Pauline Howard, I mean, Hanson.
Extensive contemporary comment has been made on the topic of mandatory sentencing. Unfortunately the vast weight of this comment has been condemnation of the laws as unjust, discriminatory and racist (this imbalance is in itself a fair argument to suggest that the laws are intrinsically racist). The only defences of the legislation seem to emanate from the Government who passed the laws, Federal Attorney General Darryl Williams, and elements of the general public we can generically describe as the proverbial layman.
In defence of the laws is the recognised community sentiment that they have lost patience with young Aboriginal repeat offenders, that restitutional sentences do not work, and that justice is not been done with such leniency. It is believed that strong deterrence is the only way to discourage offenders from invading the homes of law abiding citizens. The Governments at first conformed to this view and used it to get the legislation through Parliament. But when evidence became overwhelmingly contrary to this view (even Halsbury’s Laws of Australia recognises the minimal impact the threat of incarceration has on Aboriginal juvenile behaiviour.), they claimed never to have used the deterrence argument. In the face of international criticism, defenders of the policy used the argument best typified by Federal Attorney-General Daryl Williams, “Mandatory Sentencing Laws do not target indigenous people and are racially neutral on the face of the legislation and that consequently the laws do not have a racially discriminatory purpose.” Officials also point to the fact that Australia has adopted the Racial Discrimination Act and to date no successful contest against the laws have been made in the face of such legislation. Pragmantic laymen argue that the “bleeding heart liberals” from the east and south do not know what it is like to be threatened by “young black criminals”, and that these measures, while tough, are merely a reflection of the endemic problems of juvenile (and adult) repeat offenders.
The argument supporting the suggestion that the laws are racist is much more detailed, thorough, and greater in volume. There is much argument that the laws should be scrapped for constitutional, structural, and discretionary reasons, but we shall focus on the ones pointing to the racist nature of the laws. First of all, the ‘get tough on crime’ policies simply have not worked, and despite the persisting public perception to the contrary, “research suggests longer sentences, have not been successful in reducing crime and recividism”. And further to this, “In Western Australia…serious home burglaries and violent ‘home invasions’ invited lengthy custodial sentences before the introduction of the three strikes laws.” This therefore sends the message that the laws were purely designed to “rid the streets” of petty burglars, namely young, Aboriginal people from poor socio-economic backgrounds, and that the deterrence argument was merely a facade to disguise these ends.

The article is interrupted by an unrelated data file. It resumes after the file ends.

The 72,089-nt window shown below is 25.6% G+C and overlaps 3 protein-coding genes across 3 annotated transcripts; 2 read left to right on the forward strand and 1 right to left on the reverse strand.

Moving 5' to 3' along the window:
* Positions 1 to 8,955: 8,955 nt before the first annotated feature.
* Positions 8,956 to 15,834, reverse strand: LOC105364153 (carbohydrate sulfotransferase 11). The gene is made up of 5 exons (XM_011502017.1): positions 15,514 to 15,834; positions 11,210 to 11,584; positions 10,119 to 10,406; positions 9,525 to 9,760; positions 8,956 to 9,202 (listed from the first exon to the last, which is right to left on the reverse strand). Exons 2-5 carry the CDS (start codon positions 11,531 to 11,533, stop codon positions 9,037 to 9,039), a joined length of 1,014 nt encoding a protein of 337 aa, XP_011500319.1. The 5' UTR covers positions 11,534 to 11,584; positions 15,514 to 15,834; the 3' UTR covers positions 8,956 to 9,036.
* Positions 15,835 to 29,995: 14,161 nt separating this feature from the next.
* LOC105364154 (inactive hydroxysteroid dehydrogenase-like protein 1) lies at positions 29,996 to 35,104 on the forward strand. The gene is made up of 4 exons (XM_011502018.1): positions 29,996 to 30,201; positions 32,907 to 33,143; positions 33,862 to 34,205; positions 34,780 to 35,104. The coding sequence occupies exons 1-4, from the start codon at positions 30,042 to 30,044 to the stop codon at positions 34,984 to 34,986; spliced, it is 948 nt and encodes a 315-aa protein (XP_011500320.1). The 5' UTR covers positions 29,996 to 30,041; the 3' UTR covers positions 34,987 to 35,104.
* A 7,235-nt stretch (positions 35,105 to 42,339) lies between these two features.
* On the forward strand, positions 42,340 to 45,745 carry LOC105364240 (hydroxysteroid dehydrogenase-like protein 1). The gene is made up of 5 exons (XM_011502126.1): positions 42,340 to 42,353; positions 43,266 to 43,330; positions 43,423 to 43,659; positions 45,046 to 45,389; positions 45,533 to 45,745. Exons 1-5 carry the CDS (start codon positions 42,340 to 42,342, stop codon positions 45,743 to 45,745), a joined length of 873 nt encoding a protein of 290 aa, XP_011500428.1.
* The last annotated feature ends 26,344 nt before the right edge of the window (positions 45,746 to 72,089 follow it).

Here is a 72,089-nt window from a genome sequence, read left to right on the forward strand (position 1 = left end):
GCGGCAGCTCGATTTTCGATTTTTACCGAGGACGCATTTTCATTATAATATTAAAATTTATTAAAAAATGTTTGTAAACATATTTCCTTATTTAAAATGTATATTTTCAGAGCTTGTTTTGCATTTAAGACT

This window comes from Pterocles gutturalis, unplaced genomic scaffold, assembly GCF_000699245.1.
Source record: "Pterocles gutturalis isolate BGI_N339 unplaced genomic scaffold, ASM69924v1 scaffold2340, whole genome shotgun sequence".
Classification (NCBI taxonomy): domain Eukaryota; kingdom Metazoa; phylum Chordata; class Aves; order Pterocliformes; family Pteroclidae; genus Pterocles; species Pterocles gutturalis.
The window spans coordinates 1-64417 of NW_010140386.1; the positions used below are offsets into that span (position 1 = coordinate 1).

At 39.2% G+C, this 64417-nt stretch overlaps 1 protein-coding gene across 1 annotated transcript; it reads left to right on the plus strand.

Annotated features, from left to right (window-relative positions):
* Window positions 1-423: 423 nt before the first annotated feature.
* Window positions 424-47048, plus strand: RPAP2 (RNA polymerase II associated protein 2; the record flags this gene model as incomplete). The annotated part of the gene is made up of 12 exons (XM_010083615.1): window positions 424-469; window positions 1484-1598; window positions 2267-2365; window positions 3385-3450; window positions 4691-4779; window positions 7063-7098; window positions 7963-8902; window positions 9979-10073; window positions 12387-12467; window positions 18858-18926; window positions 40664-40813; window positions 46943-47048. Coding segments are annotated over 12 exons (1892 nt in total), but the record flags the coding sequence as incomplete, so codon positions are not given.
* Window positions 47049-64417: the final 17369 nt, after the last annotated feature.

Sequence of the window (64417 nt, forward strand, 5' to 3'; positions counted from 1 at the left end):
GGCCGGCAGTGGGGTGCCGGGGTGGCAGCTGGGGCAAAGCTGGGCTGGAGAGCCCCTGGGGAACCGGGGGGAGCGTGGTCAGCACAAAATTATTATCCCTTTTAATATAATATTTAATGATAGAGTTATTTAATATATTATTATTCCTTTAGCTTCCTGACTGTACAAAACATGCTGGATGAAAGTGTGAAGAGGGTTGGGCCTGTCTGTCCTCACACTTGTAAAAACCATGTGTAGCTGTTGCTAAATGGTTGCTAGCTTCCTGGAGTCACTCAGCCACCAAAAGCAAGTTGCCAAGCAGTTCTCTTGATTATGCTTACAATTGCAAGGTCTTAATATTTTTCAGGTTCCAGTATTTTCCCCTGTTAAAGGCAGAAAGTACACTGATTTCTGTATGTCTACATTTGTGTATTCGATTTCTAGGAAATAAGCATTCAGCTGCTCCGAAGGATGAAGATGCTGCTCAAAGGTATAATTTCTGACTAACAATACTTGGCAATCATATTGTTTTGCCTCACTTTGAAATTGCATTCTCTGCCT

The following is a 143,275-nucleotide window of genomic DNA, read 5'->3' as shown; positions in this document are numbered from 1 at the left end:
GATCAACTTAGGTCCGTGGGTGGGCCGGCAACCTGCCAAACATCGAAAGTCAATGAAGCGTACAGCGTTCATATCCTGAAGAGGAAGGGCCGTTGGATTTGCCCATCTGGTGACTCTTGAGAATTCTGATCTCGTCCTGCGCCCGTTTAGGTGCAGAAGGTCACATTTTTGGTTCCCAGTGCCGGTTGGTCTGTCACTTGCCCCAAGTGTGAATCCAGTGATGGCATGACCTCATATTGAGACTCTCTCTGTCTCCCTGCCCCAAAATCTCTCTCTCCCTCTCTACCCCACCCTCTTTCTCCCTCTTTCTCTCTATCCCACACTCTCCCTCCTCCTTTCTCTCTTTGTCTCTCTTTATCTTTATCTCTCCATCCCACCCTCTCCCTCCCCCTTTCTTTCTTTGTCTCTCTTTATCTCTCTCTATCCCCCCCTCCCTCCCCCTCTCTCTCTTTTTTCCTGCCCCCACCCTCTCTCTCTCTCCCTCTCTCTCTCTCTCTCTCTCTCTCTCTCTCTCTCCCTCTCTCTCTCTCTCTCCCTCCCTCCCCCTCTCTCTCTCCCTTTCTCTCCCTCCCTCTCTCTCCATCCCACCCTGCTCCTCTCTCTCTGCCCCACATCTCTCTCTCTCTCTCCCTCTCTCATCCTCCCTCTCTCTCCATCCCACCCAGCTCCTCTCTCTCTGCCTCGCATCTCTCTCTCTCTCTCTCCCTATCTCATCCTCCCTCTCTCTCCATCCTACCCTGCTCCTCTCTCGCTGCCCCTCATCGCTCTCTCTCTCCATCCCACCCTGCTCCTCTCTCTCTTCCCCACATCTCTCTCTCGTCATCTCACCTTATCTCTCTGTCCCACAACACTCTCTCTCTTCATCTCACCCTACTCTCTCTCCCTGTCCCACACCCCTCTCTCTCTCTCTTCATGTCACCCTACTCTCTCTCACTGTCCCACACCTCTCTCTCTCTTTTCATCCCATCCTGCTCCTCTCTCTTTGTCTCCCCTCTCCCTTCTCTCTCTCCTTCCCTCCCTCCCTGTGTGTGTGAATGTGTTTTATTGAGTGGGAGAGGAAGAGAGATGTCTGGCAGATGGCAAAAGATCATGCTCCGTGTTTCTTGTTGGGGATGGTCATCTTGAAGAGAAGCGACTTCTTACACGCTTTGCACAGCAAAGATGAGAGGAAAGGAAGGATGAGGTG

The Commission for the Elimination of Racial Discrimination looked at the mandatory sentencing laws and had these concerns:
“The Mandatory Sentencing schemes appear to target offences that are committed disproportionately by indigenous Australians, especially in the case of juveniles, leading to a racially discriminatory impact on their rate of incarceration.”.
The figures for both, arrests, incarcerations and the types of crimes commonly committed by indigenous Australians support this conclusion. White collar crime (crimes more often associated with reasonably well off, white Australians) is not targeted in the legislation and prompted Tasmanian Senator Bob Brown to draw the analogy that “Alan Bond spent a year in jail for every million dollars he stole, while a young Aboriginal boy got a year for stealing a packet of biscuits. That is not justice.”
Senator Bob Brown
A final argument supporting the racist nature of the legislation is that the laws, make for inequality before the law. While on the surface, mandatory minimum penalties seem consistent and therefore fair and equal for all that face them, the judge can no longer “equalise” in relation to the crime in the setting it was comitted, the seriousness of the crime, and any mitigating “factors based on race, culture and circumstance”.
Based on our definition of racial discrimination, the laws in question seem to be reasonably racist. There is a recognisable human right in question, equality before the law, which, under the mandatory sentencing laws seems to be disproportionatly denied to aboriginal offenders. With our qualification that the discrimination need not be intended, but merely has a racially discriminatory effect, then that is sufficient. On the weight of the respective arguments, The current Western Australian mandatory sentencing laws are probably racist as we have defined it.
Obvious reforms include the entire scrapping of the 1996 amendments. Less drastic proposals, are the replacement of the mandatory custodial sentencing arrangments with pursuasive guidelines for appropriate sentences for a number of different types of offences in relation to the offenders. Utilitarians suggest more flexibility in sentencing, with the option of the restitutional approach, and a return to the judicial discretion for dealing with Aboriginal offenders as outlined in Halsbury’s Laws of Australia. Any of these proposed reforms would be better than the discriminatory laws we have in place at the moment. However, to satisfy the principles of popular sovereignty in a democracy, one would suggest the guideline reform to be the most appropriate.
But whatever is done, or even if nothing is done, it must be expressed with sadness that these laws were introduced due to the popular support the government had behind it for making such measures. Australia is a democracy, and “the community, through the legislature, decided to fix the range of penalties and indeed even the minimum penalties” for these blue-collar crimes. People knew the sort of people they hoped to incarcerate and ostracise from society. The implementation of these racist laws means that at least a large number of Western Australians are inherently racist, and that is a sobering thought.